Biofeedback - Page 2
How it works
Brain activity can be monitored using a quantitative electroencephelograph (qEEG) machine. Sensors are placed on specific locations around the patient's head, recording the electrical signals generated by each area of the brain. When the patient performs certain tasks -- such as solving a math problem or memorizing a sequence of words -- the sensors can detect increases and decreases in activity and communication patterns between different regions of the brain.
By analyzing the qEEG data from high- and low-functioning subjects, we know which pathways and activity correlate with effective cognitive function in normal individuals. Thus, these qEEG patterns provide important markers that indicate how memory and intelligence function in the brain. This activation database of qEEG information--developed over a period of years by Dr. Kirtley Thornton at the Center for Health Psychology--is the only one of its kind in the world.
Using this database, we have developed effective treatments for:
- Attention deficit disorder
- Learning disabilities
- General memory problems
- Cognitive problems due to head injuries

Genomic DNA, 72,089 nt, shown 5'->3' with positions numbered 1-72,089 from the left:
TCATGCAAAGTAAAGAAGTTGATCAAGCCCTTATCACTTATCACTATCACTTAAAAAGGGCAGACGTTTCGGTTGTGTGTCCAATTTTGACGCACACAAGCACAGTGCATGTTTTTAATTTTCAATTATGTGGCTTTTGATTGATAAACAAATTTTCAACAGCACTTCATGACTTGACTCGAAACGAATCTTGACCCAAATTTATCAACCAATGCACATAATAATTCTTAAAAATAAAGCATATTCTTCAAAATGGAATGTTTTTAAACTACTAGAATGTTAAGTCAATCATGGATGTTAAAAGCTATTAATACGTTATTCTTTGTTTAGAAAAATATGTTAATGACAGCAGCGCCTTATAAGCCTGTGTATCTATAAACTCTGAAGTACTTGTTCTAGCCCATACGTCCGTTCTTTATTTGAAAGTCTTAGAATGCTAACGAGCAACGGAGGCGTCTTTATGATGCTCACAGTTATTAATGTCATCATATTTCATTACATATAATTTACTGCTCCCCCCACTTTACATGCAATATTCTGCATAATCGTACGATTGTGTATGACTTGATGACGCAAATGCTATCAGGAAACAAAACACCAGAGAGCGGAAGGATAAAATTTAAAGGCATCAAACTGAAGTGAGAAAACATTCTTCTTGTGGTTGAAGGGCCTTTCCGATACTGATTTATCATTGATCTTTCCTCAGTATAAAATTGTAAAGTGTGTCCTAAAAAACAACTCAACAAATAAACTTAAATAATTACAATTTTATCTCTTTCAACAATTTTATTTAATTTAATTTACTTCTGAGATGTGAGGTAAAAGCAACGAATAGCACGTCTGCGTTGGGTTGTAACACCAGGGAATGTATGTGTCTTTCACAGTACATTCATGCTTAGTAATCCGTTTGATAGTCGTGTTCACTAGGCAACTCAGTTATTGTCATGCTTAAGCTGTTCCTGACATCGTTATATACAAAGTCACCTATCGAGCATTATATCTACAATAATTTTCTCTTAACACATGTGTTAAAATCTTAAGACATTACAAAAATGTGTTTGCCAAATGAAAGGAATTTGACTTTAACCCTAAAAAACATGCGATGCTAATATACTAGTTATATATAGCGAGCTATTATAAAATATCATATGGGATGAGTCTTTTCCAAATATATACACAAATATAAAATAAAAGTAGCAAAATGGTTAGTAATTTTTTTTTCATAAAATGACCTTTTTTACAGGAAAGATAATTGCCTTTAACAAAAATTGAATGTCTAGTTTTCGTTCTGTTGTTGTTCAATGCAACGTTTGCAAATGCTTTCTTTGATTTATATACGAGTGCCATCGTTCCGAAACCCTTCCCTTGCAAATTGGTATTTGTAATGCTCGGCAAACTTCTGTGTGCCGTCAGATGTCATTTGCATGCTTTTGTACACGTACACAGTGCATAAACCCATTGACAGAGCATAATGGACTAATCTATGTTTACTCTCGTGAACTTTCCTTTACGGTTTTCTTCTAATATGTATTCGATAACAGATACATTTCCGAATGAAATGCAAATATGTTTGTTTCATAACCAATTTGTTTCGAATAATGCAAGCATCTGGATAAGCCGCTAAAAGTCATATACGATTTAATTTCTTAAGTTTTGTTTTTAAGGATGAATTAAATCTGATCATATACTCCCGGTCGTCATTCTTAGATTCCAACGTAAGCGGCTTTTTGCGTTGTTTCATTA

After an initial screening--conducted in a psychologist's office near your home--the results are sent to the Center for Health Psychology and reviewed by Dr. Kirtley Thornton, a neurotherapist who is one of the world's leading experts on the use of qEEG biofeedback. Dr. Thornton then designs a treatment protocol and the patient begins a series of about 40 sessions, conducted between one and six times per day.
During these sessions, the patient participates in a computer-based simulation--essentially, a video game controlled by the mind rather than the hands. This game "rewards" the patient when the correct neural pathways are activated or a location is appropriately activated.
Over time, we often see increases of 15 IQ points. On auditory memory tests, we see average improvements of up to 3 Standard Deviations in learning-disabled students and traumatic brain injured subjects and 130% in normal subjects. To understand the magnitude of a 3 standard deviation change, we can employ weight, height and IQ measures as an analogy. A 3 standard deviation change is equivalent to a 90 pound weight gain, an increase in the height of an average female of 7 1//2 inches and a change in IQ from 85 to 130.
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